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1 "1879 History of Greene County Illinois" Page 711 McPHERRON AMOS, farmer, Sec. 26, P.O. Carrollton. Among those who are identified with the interests of the county, there are none in this township, coming at the time he did, that are now living on the same ground they enetered. He came to this State in the year 1828, and bought a man's claim, and when the land came in market he entered it, and has since remained on it. He was born in Knox County, Tenn., Sept. 22, 1796; there were thirteen children in the family, born of Samuel and Elizabeth McPherron, who were natives of Virginia. At the age of 23 he was married to Hettie Morris; their marriage was celebrated in September, 1819; remained at home with his father a short time, then moved to Clinch River; remained there seven years, then made the trip in a wagon to this country. They have had ten children, six of them now living: Samuel, William, James, Henry, Hester Ann, and Eliza Adaline. William and Henry are in Texas, Samuel in Missouri, James near Carrollton; the two girls are in Macoupin County. Dec. 20, 1942, he lost his wife, and in August, 1843, was married to Mrs. Elizabeth Meldrum; by this marriage they have had two children: Margaret, born July 13, 1844, now the wife of James Hawkins; Charles W., born July 31, 1846, now living on the farm. Amos McPherron is now 82 years of age, and is remarkably well preserved, and enjoys good health, and seems likely to live many years yet; has been a long-life Democrat; has been a member of the M.E. Church for over sixty years; has never taken any active part in politics but "votes straight." In brief, Mr. McPherron is one of the oldest, and there are none either young or old who are more highly respected than he; has long been identified with the interest of the county, and well deserving of the esteem with which he is held. McPheron, Amos (I3910)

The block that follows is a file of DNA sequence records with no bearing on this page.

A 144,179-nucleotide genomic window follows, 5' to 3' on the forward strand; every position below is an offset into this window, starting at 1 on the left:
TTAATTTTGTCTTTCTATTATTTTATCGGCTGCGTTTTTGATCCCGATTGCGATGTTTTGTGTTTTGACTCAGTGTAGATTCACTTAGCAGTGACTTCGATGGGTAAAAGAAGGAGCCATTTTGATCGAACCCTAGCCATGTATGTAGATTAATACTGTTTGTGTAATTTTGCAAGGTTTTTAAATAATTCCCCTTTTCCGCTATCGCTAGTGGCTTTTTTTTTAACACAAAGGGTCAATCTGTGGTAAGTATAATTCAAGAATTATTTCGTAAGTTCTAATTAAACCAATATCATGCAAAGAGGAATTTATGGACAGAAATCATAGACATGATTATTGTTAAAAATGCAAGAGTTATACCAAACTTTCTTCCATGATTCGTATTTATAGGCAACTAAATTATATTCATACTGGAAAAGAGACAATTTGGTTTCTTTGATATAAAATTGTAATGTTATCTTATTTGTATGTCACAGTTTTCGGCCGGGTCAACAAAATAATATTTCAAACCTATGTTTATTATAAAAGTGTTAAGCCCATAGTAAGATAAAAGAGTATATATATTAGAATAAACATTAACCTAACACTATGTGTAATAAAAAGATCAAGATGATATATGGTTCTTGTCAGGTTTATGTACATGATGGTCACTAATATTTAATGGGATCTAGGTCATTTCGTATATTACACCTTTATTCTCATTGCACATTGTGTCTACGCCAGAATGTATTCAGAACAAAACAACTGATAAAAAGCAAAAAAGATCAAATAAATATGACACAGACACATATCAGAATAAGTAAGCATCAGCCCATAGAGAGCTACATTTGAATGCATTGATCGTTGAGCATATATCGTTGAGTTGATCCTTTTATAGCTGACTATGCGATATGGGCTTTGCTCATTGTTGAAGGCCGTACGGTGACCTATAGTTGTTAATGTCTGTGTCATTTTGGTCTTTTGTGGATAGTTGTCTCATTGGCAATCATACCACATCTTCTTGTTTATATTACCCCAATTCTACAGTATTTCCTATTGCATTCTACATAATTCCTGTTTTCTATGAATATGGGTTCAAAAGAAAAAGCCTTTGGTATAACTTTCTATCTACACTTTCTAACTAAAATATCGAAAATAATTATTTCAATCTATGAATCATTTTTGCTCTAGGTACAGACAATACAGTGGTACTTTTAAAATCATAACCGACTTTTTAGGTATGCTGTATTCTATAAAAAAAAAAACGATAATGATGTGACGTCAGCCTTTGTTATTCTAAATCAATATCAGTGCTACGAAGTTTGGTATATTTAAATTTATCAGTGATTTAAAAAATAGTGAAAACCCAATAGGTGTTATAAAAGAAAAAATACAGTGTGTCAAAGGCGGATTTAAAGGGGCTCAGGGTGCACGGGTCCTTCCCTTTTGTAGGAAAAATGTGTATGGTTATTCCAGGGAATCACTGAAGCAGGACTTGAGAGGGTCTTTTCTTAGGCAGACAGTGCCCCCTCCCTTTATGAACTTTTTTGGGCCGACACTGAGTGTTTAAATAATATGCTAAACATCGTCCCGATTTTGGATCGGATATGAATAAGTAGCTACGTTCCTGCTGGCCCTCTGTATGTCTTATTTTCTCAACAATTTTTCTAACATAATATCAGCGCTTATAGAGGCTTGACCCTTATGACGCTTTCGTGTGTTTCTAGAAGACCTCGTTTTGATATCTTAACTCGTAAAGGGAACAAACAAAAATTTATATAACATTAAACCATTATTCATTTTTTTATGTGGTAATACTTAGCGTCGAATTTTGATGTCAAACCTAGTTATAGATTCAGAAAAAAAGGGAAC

2 "Abigail survived her companion thirteen years, and. then, it is likely, was laid by his side." Downing, Abigail (I25999)